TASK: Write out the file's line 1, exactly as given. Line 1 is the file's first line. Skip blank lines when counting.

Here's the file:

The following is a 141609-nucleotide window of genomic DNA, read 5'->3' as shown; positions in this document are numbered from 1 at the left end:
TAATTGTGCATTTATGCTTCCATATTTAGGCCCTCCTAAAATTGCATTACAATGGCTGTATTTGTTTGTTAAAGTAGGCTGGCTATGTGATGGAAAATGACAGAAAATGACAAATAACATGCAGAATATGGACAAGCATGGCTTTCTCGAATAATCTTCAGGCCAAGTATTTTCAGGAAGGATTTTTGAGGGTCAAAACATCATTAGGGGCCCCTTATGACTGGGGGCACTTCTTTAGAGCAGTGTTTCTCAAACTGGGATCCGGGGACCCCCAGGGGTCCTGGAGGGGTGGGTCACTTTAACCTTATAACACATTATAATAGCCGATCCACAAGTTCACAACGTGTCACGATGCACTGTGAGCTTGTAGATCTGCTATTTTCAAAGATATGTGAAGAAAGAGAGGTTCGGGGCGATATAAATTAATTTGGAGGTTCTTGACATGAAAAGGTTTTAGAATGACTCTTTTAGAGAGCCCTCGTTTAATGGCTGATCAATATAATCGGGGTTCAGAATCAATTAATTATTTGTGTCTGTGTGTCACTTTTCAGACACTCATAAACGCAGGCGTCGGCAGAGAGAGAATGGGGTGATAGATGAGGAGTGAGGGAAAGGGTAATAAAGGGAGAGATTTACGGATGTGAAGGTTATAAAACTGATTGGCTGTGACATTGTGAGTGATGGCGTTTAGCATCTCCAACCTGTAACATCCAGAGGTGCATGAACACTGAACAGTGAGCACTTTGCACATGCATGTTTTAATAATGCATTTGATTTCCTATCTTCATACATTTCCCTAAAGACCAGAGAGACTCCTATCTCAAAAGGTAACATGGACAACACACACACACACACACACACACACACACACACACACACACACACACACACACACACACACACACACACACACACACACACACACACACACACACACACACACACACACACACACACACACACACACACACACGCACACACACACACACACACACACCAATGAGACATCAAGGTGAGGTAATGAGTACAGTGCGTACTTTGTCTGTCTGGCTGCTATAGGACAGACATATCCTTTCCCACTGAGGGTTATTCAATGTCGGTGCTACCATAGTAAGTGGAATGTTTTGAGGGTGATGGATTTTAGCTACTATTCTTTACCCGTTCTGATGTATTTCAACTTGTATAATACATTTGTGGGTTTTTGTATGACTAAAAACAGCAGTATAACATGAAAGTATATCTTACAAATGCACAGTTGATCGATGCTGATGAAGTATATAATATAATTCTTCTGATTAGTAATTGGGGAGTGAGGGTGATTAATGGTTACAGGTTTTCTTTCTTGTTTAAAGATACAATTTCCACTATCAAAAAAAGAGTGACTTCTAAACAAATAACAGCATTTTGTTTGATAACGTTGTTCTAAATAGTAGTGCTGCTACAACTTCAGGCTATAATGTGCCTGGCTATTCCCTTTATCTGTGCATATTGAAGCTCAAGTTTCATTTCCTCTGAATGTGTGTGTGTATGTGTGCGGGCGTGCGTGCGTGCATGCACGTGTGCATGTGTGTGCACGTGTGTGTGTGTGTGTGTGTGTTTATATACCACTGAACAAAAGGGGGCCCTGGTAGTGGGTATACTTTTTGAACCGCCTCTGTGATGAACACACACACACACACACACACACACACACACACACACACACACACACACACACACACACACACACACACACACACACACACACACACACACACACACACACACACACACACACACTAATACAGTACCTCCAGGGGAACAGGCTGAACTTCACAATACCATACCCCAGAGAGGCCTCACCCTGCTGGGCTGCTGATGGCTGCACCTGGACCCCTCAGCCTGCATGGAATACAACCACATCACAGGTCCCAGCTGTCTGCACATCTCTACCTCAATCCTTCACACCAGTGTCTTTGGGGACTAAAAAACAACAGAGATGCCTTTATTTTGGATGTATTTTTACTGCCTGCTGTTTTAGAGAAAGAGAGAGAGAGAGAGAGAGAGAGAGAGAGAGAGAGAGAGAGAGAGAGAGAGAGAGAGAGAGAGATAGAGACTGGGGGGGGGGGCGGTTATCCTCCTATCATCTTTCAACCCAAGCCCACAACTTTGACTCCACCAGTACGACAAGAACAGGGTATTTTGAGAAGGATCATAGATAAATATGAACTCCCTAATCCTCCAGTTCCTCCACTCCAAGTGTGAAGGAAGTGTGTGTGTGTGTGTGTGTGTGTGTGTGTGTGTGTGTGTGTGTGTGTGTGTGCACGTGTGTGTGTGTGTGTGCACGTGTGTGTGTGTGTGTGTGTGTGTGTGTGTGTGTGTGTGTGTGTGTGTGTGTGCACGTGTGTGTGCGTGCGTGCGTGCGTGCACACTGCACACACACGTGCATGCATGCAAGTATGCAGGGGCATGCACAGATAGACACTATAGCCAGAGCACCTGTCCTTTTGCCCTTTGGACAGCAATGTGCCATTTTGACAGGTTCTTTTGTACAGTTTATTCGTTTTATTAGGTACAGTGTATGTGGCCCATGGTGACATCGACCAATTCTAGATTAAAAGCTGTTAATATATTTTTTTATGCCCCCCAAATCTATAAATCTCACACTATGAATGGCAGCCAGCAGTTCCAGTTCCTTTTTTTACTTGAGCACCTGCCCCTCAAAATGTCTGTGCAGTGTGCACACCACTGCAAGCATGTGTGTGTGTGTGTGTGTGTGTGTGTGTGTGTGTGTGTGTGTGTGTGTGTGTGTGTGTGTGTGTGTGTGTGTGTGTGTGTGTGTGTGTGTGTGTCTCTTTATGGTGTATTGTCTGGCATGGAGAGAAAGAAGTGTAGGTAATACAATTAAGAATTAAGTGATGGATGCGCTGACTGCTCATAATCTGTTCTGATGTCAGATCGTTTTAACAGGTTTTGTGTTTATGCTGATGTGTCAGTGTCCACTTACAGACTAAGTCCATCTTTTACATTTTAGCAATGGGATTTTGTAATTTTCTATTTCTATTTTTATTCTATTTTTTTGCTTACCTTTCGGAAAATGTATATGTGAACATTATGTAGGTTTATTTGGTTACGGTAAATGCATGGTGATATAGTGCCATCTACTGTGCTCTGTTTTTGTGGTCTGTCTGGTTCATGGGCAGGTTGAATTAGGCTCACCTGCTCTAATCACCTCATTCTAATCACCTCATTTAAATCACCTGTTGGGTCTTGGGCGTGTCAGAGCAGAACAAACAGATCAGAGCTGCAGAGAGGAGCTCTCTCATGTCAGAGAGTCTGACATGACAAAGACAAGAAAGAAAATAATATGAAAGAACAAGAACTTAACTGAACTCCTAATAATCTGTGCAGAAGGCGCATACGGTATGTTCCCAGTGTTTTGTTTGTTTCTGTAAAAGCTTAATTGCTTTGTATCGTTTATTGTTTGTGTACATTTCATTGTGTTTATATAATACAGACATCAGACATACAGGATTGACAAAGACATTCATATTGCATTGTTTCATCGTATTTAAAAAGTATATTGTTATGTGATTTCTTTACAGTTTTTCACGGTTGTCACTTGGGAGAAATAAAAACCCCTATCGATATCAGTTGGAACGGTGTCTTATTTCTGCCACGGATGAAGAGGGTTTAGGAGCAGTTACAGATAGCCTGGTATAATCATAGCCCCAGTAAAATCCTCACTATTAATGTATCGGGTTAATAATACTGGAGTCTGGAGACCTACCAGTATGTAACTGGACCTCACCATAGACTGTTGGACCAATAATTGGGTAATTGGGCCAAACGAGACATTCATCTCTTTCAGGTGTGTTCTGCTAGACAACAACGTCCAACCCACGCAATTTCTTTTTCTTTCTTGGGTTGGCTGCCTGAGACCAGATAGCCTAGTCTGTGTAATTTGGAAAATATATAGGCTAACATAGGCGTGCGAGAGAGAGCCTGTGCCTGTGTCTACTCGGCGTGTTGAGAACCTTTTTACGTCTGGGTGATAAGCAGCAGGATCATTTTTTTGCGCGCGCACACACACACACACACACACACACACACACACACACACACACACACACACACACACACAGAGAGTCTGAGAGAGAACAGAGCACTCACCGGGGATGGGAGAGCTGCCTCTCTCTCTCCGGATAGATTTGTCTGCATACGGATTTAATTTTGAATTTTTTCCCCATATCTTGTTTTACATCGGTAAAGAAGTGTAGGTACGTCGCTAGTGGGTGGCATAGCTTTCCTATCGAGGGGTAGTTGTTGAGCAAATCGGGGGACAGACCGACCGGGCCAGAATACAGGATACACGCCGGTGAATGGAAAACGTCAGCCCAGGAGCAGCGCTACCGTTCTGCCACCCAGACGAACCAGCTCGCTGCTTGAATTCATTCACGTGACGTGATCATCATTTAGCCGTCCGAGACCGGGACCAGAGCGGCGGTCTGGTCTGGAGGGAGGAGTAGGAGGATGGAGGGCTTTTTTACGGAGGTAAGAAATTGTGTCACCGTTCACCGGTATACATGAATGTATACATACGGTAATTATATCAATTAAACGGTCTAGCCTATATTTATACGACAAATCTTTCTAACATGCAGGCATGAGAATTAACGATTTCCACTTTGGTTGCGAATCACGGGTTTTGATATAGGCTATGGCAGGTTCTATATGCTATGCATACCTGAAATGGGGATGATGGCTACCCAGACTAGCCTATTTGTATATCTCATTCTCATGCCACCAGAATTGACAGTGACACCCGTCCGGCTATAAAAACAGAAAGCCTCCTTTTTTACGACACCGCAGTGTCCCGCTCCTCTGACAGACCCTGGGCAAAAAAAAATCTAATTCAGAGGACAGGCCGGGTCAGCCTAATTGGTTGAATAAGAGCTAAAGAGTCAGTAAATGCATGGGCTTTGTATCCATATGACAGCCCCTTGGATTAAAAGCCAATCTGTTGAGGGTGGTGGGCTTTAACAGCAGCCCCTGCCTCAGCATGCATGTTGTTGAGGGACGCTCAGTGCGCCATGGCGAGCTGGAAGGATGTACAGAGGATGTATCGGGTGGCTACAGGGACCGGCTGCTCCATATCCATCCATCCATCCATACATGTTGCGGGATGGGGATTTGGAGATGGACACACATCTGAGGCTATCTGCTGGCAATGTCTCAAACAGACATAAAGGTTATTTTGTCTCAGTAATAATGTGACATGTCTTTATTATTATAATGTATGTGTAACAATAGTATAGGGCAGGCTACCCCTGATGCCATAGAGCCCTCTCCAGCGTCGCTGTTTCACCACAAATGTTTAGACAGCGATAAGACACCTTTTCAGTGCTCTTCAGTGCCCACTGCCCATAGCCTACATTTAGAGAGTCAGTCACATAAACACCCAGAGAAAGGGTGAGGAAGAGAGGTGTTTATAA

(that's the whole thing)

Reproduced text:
The following is a 141609-nucleotide window of genomic DNA, read 5'->3' as shown; positions in this document are numbered from 1 at the left end: